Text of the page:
Various rollups on EVM L1s may have a need for using Celestia as a DA layer, while keeping fraud/validity proof verification in the EVM. To that end, two concrete possibilities exist: the Gravity bridge and a native EVM light client. This issue summarizes how each will work, any changes necessary for our usecase, and pros and cons.
The Gravity bridge is a project initiated in the Cosmos ecosystem: https://github.com/cosmos/gravity-bridge. Various forks (maybe as many as a dozen at this point) exist of this protocol, with minor changes. Non-exhaustively
- https://github.com/PeggyJV/gravity-bridge (Rust off-chain code)
- https://github.com/InjectiveLabs/peggo (Go off-chain code)
Method of Operation
The Gravity bridge has two components: an on-chain component written in Solidity and an off-chain component (the orchestrator) written in Rust (Peggy) or Go (Injective). A high-level explanation of the Solidity contracts can be found here.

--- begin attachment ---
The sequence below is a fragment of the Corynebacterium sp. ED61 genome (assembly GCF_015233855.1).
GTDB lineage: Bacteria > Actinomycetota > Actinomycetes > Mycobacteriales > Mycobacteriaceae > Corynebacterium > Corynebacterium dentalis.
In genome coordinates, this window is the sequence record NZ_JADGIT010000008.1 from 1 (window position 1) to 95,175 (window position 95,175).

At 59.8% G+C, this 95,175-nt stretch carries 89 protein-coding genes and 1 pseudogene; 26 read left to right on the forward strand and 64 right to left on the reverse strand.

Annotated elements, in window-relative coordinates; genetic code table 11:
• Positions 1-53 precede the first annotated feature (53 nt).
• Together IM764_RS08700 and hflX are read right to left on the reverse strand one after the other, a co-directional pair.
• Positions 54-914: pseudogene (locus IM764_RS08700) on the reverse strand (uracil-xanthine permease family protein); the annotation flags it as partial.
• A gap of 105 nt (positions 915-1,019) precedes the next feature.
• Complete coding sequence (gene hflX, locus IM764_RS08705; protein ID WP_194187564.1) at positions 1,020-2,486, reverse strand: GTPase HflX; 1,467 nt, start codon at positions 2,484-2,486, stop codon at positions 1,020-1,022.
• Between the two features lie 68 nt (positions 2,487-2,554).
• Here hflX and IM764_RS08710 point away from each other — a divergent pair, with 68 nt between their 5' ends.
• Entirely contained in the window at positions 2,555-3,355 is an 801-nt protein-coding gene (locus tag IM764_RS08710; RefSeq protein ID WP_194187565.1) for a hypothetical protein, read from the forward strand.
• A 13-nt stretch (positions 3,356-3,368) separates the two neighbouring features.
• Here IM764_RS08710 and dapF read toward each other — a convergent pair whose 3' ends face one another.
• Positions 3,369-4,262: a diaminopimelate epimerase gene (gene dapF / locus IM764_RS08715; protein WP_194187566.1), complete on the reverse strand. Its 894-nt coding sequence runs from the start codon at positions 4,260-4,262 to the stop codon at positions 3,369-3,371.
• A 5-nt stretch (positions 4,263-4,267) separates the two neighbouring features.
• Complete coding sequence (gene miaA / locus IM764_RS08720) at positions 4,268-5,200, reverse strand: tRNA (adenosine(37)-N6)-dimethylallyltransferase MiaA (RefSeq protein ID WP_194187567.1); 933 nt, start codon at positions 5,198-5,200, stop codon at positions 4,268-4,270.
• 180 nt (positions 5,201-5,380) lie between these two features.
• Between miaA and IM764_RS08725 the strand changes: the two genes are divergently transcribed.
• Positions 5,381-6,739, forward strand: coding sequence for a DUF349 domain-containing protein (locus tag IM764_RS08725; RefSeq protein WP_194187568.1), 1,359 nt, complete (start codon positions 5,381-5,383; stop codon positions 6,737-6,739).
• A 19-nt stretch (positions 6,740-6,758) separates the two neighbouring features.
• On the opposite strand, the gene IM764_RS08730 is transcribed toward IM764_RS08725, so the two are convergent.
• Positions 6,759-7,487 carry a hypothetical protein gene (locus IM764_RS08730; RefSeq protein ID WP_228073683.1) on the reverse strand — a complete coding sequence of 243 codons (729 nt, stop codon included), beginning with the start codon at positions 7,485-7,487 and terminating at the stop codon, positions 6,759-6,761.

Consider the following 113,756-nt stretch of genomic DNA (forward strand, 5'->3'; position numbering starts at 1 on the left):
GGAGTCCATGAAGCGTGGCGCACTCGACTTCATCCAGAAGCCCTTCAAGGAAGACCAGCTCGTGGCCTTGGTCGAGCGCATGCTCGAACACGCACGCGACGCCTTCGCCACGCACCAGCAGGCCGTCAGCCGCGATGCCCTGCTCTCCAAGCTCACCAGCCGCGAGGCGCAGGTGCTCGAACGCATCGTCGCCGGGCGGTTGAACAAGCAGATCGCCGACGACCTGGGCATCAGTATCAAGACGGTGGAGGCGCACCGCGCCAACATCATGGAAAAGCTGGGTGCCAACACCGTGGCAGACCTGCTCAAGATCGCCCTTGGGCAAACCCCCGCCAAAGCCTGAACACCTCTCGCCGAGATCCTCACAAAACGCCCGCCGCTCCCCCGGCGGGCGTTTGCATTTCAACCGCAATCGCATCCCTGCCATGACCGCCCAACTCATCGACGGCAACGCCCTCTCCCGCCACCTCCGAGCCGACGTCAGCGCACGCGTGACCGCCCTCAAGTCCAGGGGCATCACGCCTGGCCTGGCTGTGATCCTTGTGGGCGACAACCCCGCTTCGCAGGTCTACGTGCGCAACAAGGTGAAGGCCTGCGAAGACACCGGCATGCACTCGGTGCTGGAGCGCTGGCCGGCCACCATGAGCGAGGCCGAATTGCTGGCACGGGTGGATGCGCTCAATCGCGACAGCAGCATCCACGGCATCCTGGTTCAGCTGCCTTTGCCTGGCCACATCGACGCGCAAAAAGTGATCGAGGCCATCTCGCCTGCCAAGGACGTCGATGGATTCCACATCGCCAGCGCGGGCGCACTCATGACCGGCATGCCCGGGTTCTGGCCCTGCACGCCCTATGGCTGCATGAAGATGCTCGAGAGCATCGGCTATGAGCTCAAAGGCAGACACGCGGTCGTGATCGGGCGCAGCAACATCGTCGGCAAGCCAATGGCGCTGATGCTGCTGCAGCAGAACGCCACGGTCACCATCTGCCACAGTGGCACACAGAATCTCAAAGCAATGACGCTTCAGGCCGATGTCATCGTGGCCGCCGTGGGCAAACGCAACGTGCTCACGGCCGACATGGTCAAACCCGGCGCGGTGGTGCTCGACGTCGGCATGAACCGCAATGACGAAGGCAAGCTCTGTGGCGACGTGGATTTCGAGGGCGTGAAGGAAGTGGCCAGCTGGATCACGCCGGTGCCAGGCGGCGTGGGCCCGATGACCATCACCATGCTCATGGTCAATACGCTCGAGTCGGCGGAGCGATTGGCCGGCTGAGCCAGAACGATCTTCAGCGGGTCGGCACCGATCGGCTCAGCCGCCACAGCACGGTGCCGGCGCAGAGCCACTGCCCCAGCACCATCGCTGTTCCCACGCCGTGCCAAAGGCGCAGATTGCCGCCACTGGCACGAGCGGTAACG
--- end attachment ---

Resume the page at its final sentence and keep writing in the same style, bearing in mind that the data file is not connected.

The orchestrator runs alongside a Tendermint node (potentially as an SDK module) that causes validators (i.e. block producers) to, in addition to regular Tendermint votes, also sign EVM-compatible messages that mirror:
- validator set changes, and
- arbitrary events in blocks.
Specifically, messages are signed in accordance with ERC-191. These signatures are batched and sent to an on-chain contract. The contract keeps track of the validator set as it changes, and verifies that the arbitrary events are signed off by a supermajority of voting power.
Updates to the validator set must occur every time
- The validator set changes too much (currently, 5% is recommended, though this parameter may be tweaked up to 33% I think), or
- No other updates have occurred within the unbonding window. For safety, probably 1/2 the unbonding window should be used here.
To update the contract's view of the validator set,
updateValset is called. The orchestrator will construct an EVM-compatible transaction with batched signatures here. The contract will simply verify that:
- The provided previous validator set matches the known hash of the validator set, and
- A supermajority of the previous validator set has voted correctly for the new validator set.
Then update its saved validator set hash.